Top 8 Natural Resources in Botswana & Their Uses

Botswana is a country in Africa that occupies an area of about 224,610 square miles and is found on the southernmost tip of the continent.

The Botswana economy used to be among the worst in the world, with a per capita gross domestic product of about $70, especially in the 1960s.

The government of Botswana carried out some economic changes that gradually changed the nation’s economy.

The gross domestic product of Botswana in 2017 was approximately $17.41 billion, ranking it as the 112th highest in the world, and its per capita GDP was $18,146, ranking it as the 71st highest.

Minerals, arable land, and livestock are just a few of the natural resources in Botswana that are very important to their economy.

Diamond mining is responsible for roughly 70–80% of export revenue. The country’s economy is dominated by the mining industry, particularly diamond mining.

The mineral wealth of Botswana is diverse, with diamonds being the most valuable resource since their discovery in 1967.

Based on the calculated value of the recovered diamond, the Jwaneng open pit mine in the nation is regarded as the wealthiest diamond mine in the world.

Gypsum, iron, asbestos, feldspar, chromium, graphite, and manganese are examples of untapped natural deposits that are found in isolated locations and beneath the Kalahari sands.

Top 8 Natural Resources in Botswana

The following are the top natural resources in Botswana

1. Arable Land

According to data provided by the government of Botswana, the country’s arable land comprised about 0.7% of its total land area in 2015.

The majority of the population of Botswana resides in rural areas and relies heavily on agriculture for both subsistence and a living.

According to the Botswana government, the agriculture industry generally makes up about 3% of the nation’s annual gross domestic product.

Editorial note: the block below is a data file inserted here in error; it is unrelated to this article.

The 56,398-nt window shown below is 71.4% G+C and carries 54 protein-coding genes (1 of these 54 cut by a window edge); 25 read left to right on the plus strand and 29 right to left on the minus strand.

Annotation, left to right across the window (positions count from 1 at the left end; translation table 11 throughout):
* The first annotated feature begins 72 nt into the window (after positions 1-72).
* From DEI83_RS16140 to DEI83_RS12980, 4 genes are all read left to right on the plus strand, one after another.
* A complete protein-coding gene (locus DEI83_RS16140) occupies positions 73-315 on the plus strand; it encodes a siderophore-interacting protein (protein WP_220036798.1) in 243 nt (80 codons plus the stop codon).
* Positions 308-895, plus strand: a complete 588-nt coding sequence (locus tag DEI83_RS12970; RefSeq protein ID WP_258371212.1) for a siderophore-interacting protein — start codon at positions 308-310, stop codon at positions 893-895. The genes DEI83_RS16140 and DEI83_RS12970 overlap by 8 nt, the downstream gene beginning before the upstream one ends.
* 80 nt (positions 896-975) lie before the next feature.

Agriculture still plays a significant role in the lives of the people in Botswana, despite its small economic contribution, largely because of its cultural importance.

The eastern region of Botswana has the majority of the nation’s arable land.

The most widely grown crops in the eastern part of Botswana are sorghum, millet, and maize.

To meet the need locally, Botswana is frequently compelled to import food supplies from other nations, such as South Africa.

Numerous serious obstacles, including soil degradation, an overreliance on conventional farming practices, and ongoing droughts, threaten the Botswana agriculture sector.

The government of Botswana has allocated funds for research on soil conservation and the creation of grain varieties appropriate for the country’s climate to address these issues.

2. Livestock

Livestock is one of the most important natural resources in Botswana. Cattle are the most significant livestock in Botswana, where estimates suggest that they outnumber the population.

The government of Botswana reported that there were about 2.5 million cattle in the nation in 2011, which was more than the projected 2,024,787 people.

About 80% of the agricultural sector in the nation comes from the cattle industry. Cattle producers in Botswana produce more cattle than the country needs, and they sell the excess to other countries, primarily those in the European Union.

Diseases like foot and mouth disease are the biggest danger to the cattle business in Botswana.

The government of Botswana has given veterinarians in the nation the training they need to meet the issues facing the nation’s cattle industry.

3. Beautiful Scenery

Numerous beautiful locations in Botswana are a blessing that draws a ton of visitors there each year.

The national parks of Botswana, one of which is in the Kalahari Desert, contain some of the country’s most breathtaking sights.

Due to its size—roughly 20,400 square miles, or 10% of the state’s total land area—the Central Kalahari reserve is among the most significant in Botswana.

The reserve is particularly well-known because it contains four unique petrified rivers.

The sable antelope, white rhino, and blue wildebeest are just a few of the wildlife species that call the central Kalahari reserve home.